Cited by 1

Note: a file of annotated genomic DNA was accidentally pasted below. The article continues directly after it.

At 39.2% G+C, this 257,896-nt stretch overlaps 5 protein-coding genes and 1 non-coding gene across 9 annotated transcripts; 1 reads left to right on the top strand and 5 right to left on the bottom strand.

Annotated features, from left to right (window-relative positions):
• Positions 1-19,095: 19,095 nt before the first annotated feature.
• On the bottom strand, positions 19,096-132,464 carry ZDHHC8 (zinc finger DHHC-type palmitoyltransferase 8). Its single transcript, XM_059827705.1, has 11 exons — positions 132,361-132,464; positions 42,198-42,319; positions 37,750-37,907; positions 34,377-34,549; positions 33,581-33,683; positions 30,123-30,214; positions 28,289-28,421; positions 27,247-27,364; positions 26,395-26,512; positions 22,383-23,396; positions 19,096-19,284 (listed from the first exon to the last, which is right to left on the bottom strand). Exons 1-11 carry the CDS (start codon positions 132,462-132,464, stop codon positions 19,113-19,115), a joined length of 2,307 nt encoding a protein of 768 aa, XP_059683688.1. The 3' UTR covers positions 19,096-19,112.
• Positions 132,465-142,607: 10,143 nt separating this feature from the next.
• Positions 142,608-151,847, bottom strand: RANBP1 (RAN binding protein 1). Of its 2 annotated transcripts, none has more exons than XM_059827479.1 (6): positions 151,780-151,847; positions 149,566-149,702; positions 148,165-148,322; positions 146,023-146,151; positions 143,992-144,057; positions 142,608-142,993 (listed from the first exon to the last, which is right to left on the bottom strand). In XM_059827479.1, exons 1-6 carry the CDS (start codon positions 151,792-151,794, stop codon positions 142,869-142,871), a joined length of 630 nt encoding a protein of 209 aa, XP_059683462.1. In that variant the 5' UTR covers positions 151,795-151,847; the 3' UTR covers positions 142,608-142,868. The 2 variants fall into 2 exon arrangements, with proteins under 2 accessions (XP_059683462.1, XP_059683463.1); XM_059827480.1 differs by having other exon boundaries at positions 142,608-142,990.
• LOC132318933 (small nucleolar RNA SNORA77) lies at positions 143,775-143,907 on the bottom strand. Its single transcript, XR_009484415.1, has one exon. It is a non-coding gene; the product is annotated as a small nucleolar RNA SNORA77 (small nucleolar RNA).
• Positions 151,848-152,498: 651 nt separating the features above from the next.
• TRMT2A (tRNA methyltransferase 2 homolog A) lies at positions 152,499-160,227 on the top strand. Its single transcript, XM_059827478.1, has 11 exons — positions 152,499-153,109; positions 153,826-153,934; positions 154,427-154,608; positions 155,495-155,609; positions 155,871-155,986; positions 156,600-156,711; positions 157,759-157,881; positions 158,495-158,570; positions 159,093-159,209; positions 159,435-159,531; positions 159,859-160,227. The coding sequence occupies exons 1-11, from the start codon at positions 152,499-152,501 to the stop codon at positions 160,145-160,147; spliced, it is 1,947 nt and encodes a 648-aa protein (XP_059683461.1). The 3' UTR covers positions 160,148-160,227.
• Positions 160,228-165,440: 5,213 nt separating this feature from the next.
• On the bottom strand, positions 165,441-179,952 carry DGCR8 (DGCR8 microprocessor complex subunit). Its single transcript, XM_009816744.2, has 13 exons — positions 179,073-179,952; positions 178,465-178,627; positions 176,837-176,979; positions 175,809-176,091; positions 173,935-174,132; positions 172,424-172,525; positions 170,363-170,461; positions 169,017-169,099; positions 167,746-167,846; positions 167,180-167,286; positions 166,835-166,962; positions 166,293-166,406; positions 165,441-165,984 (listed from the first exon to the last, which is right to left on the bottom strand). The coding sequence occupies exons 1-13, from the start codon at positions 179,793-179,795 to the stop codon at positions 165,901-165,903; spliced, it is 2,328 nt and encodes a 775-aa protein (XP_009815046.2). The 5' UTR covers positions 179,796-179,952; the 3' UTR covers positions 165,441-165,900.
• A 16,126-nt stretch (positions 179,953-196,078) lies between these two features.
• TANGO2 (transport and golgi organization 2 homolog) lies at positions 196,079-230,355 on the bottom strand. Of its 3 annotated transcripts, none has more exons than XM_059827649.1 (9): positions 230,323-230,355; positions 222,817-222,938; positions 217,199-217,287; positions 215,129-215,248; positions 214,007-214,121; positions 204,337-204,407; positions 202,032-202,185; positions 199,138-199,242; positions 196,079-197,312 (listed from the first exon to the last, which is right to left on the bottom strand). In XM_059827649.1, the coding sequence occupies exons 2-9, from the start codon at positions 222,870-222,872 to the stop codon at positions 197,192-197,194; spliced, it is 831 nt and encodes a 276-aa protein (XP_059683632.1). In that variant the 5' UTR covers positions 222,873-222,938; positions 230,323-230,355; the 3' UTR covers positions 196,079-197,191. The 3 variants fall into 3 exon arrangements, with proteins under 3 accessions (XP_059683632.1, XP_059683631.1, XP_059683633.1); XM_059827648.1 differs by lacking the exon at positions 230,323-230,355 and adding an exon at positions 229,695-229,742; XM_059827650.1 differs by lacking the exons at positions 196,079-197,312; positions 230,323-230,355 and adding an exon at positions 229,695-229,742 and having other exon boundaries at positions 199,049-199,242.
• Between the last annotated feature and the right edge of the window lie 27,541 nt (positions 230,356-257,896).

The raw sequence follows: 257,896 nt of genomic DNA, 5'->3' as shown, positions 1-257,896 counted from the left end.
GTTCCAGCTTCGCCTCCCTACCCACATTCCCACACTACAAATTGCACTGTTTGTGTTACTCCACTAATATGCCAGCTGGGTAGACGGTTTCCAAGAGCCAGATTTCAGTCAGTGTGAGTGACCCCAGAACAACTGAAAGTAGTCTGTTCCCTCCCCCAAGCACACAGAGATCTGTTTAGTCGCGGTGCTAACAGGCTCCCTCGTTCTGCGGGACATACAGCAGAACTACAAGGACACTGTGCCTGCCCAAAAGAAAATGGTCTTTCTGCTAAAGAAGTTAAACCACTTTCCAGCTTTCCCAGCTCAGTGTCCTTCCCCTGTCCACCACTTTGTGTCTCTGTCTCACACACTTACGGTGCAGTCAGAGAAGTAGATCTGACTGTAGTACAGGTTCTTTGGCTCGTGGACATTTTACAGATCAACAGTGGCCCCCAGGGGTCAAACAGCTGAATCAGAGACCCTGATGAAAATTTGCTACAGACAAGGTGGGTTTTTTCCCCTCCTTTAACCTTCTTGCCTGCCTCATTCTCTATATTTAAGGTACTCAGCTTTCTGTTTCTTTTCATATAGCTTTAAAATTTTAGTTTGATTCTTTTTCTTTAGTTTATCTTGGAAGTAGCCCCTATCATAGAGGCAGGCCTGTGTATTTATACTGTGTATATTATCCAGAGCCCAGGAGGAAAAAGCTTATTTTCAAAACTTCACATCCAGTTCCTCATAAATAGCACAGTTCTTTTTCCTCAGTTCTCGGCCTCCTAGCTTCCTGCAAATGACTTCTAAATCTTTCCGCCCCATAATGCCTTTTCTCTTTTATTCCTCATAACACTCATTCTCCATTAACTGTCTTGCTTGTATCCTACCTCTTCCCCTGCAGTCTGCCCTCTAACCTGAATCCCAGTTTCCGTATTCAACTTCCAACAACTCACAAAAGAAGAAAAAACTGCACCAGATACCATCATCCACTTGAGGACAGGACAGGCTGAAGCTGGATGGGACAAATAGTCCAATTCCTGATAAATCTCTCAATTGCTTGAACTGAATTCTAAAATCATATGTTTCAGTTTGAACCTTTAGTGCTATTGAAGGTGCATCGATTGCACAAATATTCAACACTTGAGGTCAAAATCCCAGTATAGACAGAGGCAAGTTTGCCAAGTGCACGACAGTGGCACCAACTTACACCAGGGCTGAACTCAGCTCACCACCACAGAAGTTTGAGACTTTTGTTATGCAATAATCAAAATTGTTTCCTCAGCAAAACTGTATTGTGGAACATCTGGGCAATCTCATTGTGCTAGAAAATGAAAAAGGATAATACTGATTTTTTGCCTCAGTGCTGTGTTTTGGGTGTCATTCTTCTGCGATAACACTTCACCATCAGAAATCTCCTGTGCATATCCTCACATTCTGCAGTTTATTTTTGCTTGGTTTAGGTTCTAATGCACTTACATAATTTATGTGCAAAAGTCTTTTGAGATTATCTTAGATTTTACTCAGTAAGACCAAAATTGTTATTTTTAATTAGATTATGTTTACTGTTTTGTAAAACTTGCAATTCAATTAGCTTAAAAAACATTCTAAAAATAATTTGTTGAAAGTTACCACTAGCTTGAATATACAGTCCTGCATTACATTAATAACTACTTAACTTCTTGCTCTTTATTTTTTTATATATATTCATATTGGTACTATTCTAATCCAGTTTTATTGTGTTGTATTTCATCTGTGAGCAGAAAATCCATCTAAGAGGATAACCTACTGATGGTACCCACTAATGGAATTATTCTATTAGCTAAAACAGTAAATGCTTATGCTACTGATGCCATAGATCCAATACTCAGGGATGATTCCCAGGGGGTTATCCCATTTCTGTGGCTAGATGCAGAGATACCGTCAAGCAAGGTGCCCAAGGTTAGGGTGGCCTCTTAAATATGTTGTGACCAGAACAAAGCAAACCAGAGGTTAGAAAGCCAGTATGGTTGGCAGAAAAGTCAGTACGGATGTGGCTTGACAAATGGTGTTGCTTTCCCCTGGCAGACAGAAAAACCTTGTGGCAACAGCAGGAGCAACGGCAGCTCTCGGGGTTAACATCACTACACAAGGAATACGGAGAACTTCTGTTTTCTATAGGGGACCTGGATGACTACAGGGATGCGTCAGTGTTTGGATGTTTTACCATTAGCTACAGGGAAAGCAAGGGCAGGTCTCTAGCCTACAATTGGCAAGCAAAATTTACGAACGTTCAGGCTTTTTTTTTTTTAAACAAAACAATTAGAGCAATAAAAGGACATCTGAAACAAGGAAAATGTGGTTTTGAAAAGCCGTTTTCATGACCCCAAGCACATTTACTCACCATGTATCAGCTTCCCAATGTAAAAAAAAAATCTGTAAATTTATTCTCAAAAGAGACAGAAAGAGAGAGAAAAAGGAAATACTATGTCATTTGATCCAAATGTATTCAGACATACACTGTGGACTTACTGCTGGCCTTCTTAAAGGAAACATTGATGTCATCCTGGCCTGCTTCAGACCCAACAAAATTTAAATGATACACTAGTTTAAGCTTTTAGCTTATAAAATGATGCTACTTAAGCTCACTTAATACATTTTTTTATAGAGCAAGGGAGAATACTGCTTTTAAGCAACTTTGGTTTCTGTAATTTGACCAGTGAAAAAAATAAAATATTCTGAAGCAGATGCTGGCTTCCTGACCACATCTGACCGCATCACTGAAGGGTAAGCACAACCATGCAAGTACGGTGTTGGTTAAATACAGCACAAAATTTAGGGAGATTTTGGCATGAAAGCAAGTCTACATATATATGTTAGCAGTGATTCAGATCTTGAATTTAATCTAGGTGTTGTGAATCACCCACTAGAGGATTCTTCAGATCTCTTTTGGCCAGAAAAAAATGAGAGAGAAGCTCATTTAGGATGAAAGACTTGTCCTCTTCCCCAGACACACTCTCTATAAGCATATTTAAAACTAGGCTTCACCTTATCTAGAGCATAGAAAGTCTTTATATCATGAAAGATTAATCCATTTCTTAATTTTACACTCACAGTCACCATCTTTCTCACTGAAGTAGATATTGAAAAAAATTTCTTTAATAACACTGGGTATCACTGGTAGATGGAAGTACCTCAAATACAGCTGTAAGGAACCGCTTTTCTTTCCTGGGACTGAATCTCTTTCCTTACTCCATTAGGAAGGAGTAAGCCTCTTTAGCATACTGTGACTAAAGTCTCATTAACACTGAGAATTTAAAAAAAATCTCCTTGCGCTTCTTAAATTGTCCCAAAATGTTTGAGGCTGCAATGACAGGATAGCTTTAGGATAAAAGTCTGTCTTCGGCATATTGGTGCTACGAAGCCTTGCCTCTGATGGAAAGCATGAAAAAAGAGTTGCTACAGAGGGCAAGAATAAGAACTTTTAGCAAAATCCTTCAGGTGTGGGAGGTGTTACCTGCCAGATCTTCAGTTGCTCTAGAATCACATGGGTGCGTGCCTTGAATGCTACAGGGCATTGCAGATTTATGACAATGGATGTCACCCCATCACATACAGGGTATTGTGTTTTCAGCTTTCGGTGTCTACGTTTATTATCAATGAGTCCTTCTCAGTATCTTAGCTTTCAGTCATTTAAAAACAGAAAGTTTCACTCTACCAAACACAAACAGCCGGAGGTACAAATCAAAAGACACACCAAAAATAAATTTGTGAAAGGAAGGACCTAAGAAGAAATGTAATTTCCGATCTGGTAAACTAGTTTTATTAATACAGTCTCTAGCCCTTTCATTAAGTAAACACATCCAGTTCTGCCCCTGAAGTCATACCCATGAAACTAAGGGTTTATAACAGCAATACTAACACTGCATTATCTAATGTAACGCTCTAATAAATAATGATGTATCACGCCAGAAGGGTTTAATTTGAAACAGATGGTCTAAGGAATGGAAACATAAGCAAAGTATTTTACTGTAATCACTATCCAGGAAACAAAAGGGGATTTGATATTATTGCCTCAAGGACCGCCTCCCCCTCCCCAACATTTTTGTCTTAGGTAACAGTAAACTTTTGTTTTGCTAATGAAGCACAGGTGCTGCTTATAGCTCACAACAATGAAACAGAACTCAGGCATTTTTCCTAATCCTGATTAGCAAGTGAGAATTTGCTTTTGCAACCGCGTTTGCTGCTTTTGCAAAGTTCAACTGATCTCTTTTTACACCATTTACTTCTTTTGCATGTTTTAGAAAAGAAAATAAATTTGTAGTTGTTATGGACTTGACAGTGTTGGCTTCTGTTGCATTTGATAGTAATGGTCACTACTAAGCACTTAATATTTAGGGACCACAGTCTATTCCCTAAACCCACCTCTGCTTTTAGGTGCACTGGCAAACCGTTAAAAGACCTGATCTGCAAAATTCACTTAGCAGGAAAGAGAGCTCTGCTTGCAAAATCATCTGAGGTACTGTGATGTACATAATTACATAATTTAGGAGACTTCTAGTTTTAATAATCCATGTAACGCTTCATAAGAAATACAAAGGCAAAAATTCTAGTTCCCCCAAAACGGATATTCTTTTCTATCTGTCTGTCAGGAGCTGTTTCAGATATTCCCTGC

• Bismuth electrodes undergo distinctive electrochemically induced structural changes in nonaqueous imidazolium ([Im])(+))-based ionic liquid solutions under cathodic polarization. In situ X-ray reflectivity (XR) studies have been undertaken to probe well-ordered Bi (001) films which originally contain a native Bi 2O 3 layer. This oxide layer gets reduced to Bi(0)during the first cyclic voltammetry (CV) scan in acetonitrile solutions containing 1-butyl-3-methylimidazolium ([BMIM](+)) electrolytes. Approximately 60% of the Bi (001) Bragg peak reflectivity is lost during a potential sweep between -1.5 and -1.9 V vs Ag/AgCI due to a similar to 4-10% thinning and a similar to 40% decrease in lateral sizemore » of Bi (001) domains, which are mostly reversed during the anodic scan. Repeated potential cycling enhances the thinning and roughening of the films, suggesting that partial dissolution of Bi ensues during negative polarization. The mechanism of this behavior is understood through molecular dynamics simulations using ReaxFF and density functional theory (DFT) calculations. Both approaches indicate that [Im] + cations bind to the metal surface more strongly than tetrabutylammonium (TBA +) as the potential and the charge on the Bi surface become more negative. ReaxFF simulations predict a higher degree of disorder for a negatively charged Bi (001) slab in the presence of the [Im](+)cations and substantial migration of Bi atoms from the surface. DFT simulations show the formation of Bi center dot center dot center dot[Im] + complexes that lead to the dissolution of Bi atoms from step edges on the Bi (001) surface at potentials between -1.65 and -1.95 V. Bi desorption from a flat terrace requires a potential of approximately -2.25 V. Together, these results suggest the formation of a Bi center dot center dot center dot[Im] + complex through partial cathodic corrosion of the Bi film under conditions (potential and electrolyte composition) that favor the catalytic reduction of CO 2 .« less